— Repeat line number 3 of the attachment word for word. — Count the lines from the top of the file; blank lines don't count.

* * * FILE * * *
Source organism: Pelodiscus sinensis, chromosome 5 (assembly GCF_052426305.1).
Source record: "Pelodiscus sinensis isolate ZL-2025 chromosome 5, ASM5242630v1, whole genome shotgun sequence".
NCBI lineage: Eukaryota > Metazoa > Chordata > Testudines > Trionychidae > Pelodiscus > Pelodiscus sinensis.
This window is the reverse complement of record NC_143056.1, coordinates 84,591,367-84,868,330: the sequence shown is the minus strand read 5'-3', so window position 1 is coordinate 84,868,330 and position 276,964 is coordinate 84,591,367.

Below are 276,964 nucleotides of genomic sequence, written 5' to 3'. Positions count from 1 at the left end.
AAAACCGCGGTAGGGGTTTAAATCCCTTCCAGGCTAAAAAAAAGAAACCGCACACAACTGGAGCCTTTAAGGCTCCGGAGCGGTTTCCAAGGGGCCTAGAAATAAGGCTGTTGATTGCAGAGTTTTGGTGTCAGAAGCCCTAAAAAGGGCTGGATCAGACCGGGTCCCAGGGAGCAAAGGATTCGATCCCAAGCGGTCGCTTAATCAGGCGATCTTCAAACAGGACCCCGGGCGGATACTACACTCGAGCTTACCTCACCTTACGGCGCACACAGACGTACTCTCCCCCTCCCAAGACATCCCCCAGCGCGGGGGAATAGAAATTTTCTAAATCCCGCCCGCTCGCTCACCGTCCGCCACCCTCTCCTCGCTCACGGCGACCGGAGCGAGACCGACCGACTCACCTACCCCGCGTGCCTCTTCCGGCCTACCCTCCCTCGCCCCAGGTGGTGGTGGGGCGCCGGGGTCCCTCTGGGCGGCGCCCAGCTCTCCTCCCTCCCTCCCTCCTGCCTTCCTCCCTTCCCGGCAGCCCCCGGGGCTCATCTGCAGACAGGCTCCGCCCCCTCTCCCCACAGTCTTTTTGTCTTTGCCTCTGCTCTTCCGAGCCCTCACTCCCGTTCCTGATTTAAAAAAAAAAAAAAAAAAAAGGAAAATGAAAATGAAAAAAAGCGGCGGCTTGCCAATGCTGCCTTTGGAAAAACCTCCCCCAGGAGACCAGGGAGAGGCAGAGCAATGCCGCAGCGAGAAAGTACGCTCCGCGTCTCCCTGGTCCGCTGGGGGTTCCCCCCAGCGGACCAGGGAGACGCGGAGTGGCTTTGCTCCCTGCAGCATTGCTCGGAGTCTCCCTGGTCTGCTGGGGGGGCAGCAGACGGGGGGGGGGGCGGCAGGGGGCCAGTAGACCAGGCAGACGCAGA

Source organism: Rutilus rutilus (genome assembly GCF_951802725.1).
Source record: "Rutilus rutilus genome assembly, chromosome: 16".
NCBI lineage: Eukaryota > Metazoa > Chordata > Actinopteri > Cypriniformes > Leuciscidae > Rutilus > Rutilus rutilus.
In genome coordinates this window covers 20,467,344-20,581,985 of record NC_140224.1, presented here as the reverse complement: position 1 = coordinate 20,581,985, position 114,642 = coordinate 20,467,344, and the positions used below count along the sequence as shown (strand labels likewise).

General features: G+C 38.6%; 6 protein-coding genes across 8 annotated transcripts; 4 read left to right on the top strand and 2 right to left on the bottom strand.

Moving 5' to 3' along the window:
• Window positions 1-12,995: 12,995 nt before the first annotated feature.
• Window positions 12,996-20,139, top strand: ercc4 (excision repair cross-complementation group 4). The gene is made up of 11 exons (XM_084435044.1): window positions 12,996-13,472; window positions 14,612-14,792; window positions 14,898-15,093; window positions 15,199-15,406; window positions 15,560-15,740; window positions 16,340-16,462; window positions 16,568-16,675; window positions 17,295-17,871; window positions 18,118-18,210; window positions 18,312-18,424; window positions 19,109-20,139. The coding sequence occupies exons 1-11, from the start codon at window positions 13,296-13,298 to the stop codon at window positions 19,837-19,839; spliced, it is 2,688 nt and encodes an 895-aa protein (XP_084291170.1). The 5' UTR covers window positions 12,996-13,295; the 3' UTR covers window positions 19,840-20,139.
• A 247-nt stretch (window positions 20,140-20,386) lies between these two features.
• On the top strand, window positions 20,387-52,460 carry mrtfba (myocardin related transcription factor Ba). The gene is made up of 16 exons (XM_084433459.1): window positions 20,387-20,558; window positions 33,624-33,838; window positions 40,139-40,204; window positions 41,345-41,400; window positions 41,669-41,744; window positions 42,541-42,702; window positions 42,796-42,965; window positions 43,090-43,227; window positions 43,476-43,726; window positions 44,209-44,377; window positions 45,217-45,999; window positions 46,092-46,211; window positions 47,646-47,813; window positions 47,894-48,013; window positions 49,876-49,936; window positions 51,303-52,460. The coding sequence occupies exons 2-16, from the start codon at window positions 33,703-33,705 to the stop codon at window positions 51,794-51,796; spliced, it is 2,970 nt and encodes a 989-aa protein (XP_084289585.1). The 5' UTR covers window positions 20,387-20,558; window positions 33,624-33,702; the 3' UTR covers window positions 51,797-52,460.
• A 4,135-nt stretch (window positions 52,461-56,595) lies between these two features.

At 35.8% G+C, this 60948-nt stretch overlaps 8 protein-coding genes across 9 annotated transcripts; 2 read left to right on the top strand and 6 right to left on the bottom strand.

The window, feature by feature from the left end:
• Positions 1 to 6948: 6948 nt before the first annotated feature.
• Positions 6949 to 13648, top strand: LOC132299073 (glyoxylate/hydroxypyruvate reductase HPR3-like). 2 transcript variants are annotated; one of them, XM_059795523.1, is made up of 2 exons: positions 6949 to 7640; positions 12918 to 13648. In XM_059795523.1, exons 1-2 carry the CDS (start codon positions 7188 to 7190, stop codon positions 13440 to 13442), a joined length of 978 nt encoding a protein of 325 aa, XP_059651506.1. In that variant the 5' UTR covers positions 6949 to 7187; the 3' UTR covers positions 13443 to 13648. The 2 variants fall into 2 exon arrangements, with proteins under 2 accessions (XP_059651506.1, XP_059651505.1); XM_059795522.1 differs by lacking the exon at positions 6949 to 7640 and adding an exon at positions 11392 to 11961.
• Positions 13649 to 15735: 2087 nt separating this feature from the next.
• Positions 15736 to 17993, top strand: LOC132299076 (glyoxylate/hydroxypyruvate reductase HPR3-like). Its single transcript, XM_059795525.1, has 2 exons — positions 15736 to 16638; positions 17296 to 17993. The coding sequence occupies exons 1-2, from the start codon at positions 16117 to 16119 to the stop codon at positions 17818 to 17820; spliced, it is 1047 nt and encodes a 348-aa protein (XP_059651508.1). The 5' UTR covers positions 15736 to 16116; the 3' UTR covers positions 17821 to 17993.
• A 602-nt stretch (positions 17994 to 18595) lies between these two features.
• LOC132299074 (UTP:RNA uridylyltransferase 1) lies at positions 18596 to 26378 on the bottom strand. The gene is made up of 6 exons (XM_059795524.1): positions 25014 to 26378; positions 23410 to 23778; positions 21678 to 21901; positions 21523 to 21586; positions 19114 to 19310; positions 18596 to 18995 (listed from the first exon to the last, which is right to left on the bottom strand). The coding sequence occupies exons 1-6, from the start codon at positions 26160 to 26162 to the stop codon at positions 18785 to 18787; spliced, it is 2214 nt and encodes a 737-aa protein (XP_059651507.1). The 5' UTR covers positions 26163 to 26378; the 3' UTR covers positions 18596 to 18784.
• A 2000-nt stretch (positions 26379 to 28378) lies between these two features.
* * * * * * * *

NCBI lineage: Eukaryota > Metazoa > Chordata > Testudines > Trionychidae > Pelodiscus > Pelodiscus sinensis.